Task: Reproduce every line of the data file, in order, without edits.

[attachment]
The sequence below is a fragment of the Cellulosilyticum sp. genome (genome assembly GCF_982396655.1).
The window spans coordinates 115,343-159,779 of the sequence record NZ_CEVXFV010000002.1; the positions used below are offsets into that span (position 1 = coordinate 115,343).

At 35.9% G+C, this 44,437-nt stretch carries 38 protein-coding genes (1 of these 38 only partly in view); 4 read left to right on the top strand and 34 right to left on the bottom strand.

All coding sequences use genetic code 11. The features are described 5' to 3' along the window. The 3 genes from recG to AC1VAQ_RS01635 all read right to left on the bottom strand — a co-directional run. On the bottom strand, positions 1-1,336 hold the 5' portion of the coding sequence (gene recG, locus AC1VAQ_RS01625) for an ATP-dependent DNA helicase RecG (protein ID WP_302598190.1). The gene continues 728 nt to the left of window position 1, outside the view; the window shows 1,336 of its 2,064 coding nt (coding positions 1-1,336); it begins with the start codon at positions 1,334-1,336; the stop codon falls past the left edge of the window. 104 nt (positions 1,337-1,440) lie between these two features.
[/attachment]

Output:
The sequence below is a fragment of the Cellulosilyticum sp. genome (genome assembly GCF_982396655.1).
The window spans coordinates 115,343-159,779 of the sequence record NZ_CEVXFV010000002.1; the positions used below are offsets into that span (position 1 = coordinate 115,343).

At 35.9% G+C, this 44,437-nt stretch carries 38 protein-coding genes (1 of these 38 only partly in view); 4 read left to right on the top strand and 34 right to left on the bottom strand.

All coding sequences use genetic code 11. The features are described 5' to 3' along the window. The 3 genes from recG to AC1VAQ_RS01635 all read right to left on the bottom strand — a co-directional run. On the bottom strand, positions 1-1,336 hold the 5' portion of the coding sequence (gene recG, locus AC1VAQ_RS01625) for an ATP-dependent DNA helicase RecG (protein ID WP_302598190.1). The gene continues 728 nt to the left of window position 1, outside the view; the window shows 1,336 of its 2,064 coding nt (coding positions 1-1,336); it begins with the start codon at positions 1,334-1,336; the stop codon falls past the left edge of the window. 104 nt (positions 1,337-1,440) lie between these two features.